A division of labour had men weaving and women decorating fabric.
Organic dyes made from plants, bark and ground red camwood, were originally used to colour cloths and embroidery thread. In some examples of their craftsmanship, the decorative aesthetic lies in the manipulation of progressive geometric shapes developing across the surface of the fabric. These disruptions visually enliven the cloth and one can speculate are visually akin to changing musical rhythms in drumming.
This is particularly evident in the small decorative cloths made by the Shoowa people using a combined stem stitch and cut-pile technique, that imparts a velvet texture.
“A mathematician, Donald Crowe, found that Kuba artists developed all the geometric possibilities of repetitive compositions of border patterns, and of the seventeen ways that a design can be repetitively composed on a central space, the Kuba had exploited twelve of them “. Extract :The extraordinary in the ordinary, textiles from the Lloyd Cotsen and the Neutrogena corporation, edited by Mary Kahlenberg. 1998.
Textiles have different names designating the genre, colour, function and decorative patterns or techniques used.
The close-up detail below indicates the incredible level of skill, artistry and subtle colouration in the Buinobushin cloth .
The large Ntshakishweppi cloths worn by women are mostly embroidered. They are wound round the body many times and may be 3-5 meters in length or more, depending on the girth of the wearer.
The close up details below indicate the fine weave of the textile and the beautiful balance and proportion of the motifs. The repetitive harmonious dimensions of each “stripe” are visually reminescent of the fibres used in the woven screens, mats and walls of their architecture.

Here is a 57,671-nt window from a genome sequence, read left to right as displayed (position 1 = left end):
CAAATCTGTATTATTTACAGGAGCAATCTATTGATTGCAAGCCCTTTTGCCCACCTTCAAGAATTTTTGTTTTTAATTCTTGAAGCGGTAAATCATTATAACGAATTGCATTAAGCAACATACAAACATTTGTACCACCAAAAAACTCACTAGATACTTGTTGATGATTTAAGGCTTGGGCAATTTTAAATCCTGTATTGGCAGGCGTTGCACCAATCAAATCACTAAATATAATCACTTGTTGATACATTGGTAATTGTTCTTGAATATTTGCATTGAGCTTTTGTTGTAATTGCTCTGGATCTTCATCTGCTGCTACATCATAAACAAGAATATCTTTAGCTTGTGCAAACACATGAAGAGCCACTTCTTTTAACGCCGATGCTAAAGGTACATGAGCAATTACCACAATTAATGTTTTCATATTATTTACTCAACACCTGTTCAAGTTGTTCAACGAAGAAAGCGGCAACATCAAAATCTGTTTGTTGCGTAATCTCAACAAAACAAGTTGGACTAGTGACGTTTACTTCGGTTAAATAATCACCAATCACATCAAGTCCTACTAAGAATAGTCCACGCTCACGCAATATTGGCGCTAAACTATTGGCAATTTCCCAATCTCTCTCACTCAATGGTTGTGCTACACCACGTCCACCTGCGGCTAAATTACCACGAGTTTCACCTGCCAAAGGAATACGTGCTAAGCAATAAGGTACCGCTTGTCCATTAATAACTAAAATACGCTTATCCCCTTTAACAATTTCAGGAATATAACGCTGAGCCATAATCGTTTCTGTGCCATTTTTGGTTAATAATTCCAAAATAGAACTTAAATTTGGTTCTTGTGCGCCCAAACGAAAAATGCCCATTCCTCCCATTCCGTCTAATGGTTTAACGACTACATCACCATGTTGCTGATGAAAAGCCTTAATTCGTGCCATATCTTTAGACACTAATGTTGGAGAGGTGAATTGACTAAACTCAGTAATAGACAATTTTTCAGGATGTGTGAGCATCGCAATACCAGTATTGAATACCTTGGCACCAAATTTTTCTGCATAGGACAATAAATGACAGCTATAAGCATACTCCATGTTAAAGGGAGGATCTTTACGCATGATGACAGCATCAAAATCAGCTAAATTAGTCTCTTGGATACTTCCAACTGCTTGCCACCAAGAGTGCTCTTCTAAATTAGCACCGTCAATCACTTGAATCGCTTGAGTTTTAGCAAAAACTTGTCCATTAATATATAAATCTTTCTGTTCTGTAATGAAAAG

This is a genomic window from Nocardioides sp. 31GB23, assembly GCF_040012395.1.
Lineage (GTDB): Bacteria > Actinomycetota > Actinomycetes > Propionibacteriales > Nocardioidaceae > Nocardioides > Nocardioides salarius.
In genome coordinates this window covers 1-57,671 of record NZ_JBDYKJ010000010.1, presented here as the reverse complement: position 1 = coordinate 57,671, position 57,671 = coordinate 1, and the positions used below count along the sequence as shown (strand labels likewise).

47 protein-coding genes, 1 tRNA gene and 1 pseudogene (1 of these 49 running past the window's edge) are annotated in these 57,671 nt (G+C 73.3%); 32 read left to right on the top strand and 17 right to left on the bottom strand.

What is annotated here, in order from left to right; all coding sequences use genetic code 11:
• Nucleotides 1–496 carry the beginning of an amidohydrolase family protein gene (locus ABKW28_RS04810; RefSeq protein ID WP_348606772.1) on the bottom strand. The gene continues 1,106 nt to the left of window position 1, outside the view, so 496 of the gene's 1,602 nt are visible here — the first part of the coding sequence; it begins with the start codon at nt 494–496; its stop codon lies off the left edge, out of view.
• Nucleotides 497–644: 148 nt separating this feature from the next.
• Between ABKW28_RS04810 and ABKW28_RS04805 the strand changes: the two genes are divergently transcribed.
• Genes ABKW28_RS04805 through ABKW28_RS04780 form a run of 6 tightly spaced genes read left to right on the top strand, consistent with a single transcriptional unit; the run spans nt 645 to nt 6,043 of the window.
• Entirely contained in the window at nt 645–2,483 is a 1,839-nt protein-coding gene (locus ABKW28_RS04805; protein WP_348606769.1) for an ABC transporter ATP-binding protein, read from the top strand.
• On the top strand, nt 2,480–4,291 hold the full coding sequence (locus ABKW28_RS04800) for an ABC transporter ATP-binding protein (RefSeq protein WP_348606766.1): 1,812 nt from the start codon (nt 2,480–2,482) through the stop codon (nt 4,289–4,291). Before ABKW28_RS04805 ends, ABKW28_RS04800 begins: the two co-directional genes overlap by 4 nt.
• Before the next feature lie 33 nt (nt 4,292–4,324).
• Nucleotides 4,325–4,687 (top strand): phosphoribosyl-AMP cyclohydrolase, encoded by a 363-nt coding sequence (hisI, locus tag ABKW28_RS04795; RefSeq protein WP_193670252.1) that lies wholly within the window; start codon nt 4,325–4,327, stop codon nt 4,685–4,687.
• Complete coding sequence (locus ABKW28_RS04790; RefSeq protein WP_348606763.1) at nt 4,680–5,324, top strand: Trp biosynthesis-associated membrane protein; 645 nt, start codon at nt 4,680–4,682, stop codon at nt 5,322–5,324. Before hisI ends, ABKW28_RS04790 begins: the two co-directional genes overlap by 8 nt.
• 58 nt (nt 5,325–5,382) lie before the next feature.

Decorative iconography found on cloths are also repeated in other artistic genres, such as: on carved boxes or wooden items, or painted on masks and used in scarification on the body.
There is a visual relationship between scarification and the applique patterns on cut pile and mapele cloths.
Applique was originally a practical solution for mending small holes when the fabric was beaten after weaving, to make it soft and pliable. Overtime, this developed into a specific decorative construct.
Sometimes when applique is random, it enlivens the surface in a beautiful way.
Cloths Worn by Men
Mapele cloths, worn by men are gathered around the waist and secured by a belt, usually with the top folded over.
Decoration differs according to the aesthetics of ethnic groups and the status of individuals. Colours range from rich red, black, brown, cream and blue.
These cloths are exhibited below for the virtual experience:
My future website will offer these cloths for sale.
It takes time to research and photograph this creative content so please consider sharing this post with like-minded enthusiasts.
Copyright © TribalNow 2021
Green.T. 2020. A fistful of shells, West Africa from the rise of the slave trade to the age of revolution. Penguin, Random house, U.K